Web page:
Despite our national representatives’ inability to agree on anything, the Nov. 7 off-year elections showed that the nation at large is united by at least one thing — criminal justice reform.
Pittsburghers are fed up with archaic strategies of criminal justice — and Mik Pappas is their new reform hero.
In his campaign during the recent off-year election for Magisterial District Judge, Pappas promised criminal justice reform, running on a platform which included ending cash bail, deterring investigatory stops and helping drug addicts find treatment instead of jail.
Even though he ran opposing the incumbent Ron Costa Sr., who represented both the Republican and Democratic parties on the ballot, Pappas won with 55 percent of the vote — meaning for the majority of voters, criminal justice reform was important enough to convince them to stray from party lines.
“Mass incarceration isn’t a phenomenon,” Pappas said during a phone interview Monday. “It’s an evil.”
And the issue didn’t begin in Pennsylvania — the trend started in the White House and is sweeping the nation. In fact, President Donald Trump’s election and his law-and-order policies inspired Pappas to run.
“When I saw him coming into office and being tough on crime,” he said, “it really caused me to pick up arms and fight back every way I could.”
The prospect of real change in criminal justice was enough to get busy students such as Kirsten Wong, a Pitt student and former employee at The Pitt News, to join the fight — which could be indicative of a nationwide push for criminal justice reform on college campuses.
“He talked about his platform of ending mass incarceration, increasing access to affordable housing, focusing on restorative justice and addressing the school-to-prison pipeline,” Wong said. “I was compelled to get involved in his campaign.”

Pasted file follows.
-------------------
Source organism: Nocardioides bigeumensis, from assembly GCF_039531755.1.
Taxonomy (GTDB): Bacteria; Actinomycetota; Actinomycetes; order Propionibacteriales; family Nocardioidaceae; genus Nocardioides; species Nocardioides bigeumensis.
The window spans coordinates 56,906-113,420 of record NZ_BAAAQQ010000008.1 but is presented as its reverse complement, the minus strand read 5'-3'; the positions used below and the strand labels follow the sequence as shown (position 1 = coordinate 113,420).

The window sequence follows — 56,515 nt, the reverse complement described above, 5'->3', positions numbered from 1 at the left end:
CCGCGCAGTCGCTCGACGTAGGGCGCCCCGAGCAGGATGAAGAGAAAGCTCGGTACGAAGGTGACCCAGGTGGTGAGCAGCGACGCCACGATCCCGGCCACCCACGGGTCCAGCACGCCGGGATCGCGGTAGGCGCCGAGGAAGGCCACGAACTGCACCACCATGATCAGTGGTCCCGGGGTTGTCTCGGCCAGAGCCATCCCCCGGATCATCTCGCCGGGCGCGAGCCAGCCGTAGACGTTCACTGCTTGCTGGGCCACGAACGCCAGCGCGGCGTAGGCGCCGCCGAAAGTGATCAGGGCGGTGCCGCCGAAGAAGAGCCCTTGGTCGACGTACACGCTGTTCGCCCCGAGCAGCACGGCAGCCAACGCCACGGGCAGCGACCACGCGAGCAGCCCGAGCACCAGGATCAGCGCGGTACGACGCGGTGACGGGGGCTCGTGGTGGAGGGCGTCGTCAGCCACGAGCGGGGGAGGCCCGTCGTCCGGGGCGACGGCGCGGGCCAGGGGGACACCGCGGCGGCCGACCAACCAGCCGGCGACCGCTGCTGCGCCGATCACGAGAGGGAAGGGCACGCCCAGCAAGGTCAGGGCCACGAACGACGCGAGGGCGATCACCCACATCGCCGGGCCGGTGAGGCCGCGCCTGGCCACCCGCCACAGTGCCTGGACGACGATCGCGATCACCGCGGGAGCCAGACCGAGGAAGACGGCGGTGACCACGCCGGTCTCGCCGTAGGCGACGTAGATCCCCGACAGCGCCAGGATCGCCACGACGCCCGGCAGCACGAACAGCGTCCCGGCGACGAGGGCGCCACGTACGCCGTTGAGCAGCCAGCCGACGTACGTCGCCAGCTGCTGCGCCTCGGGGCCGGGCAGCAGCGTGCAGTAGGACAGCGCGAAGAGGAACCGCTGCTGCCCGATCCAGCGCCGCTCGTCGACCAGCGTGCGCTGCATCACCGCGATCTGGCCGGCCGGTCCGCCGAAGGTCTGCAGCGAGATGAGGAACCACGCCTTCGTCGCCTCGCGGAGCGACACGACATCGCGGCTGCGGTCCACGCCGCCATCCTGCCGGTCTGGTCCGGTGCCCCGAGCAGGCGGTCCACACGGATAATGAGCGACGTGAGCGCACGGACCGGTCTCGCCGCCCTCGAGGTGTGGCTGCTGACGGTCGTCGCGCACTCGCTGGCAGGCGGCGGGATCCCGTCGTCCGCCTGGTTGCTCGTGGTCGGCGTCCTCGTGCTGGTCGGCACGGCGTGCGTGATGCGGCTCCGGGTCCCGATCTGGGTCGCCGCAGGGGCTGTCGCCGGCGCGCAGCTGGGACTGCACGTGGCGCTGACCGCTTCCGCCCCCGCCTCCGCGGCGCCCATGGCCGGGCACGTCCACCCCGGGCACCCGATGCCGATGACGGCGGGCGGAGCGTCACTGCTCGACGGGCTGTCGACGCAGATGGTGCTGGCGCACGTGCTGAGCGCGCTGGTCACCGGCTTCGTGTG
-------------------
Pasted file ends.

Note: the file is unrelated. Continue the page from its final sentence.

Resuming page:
The reform Pappas will lead in Pittsburgh isn’t just a liberal move either — the trend even affected traditionally red states like Virginia.
Virginia Republican gubernatorial candidate Ed Gillespie aired aggressive ads in September that played on voters’ fears of immigrants.
“Kill, rape, control,” the ad for Republican gubernatorial candidate Ed Gillespie blared over network television.
Using fear as fuel for victory proved unsuccessful for Gillespie, who suffered a loss against Democrat Ralph Northam. And the trend held — Northam ran on a platform of criminal justice reform. He called for the decriminalization of small amounts of marijuana and noted racial disparities in sentencing — ideas that won Nov. 7.
Philadelphia was no different, where citizens elected civil rights attorney Larry Krasner as district attorney.
His platform looked like a Christmas wish list for criminal justice reform advocates. He promised to stop the pursuit of the death penalty, end stop and frisk, stop cash bail imprisonment, stand up to police misconduct and end civil asset forfeiture abuse.
It was these initiatives that he previously thought would make him “completely unelectable.” His platform galvanized voters, showing the conversation on criminal justice reform must be more urgent and desirable than previously thought.
Even in New Jersey, home to the infamous former Republican Gov. Chris Christie, voters elected Democrat Phil Murphy as governor last week. Murphy ran a campaign that highlighted racial disparities in marijuana sentencing — a task Christie previously called the work of “crazy liberals.”
And all of these victories came against opponents who stoked fear among constituents. In New Jersey, Republican Lt. Gov. Kim Guadagno ran a campaign accusing Murphy’s policies of being sympathetic to violent criminals. One ad featured Jose Carranza, an undocumented immigrant who shot three students. The ad claimed Murphy’s policies encouraged this behavior — but it’s just blatant fearmongering.
The results for Guadagno and Gillespie? Two defeats, with 42 and 45 percent of the vote each. And if they’re unsatisfied with the results, perhaps they should heed the words of Pappas.
“When I talked about mass incarceration, those issues resonate with people in a way that their response is visceral,” he said. “Everybody knows someone who has suffered under tough-on-crime measures and policies.”
Even if you aren’t individually affected by criminal justice reform, this is a key issue headed into 2018. If we’re to succeed when all odds seem against us, we and our politicians must fix cornerstone issues that plague our political system — and we can start with criminal justice reform.
Kirsten Wong used to write for The Pitt News.
Ben primarily writes about American politics and libertarian issues for The Pitt News. Write to Ben at [email protected].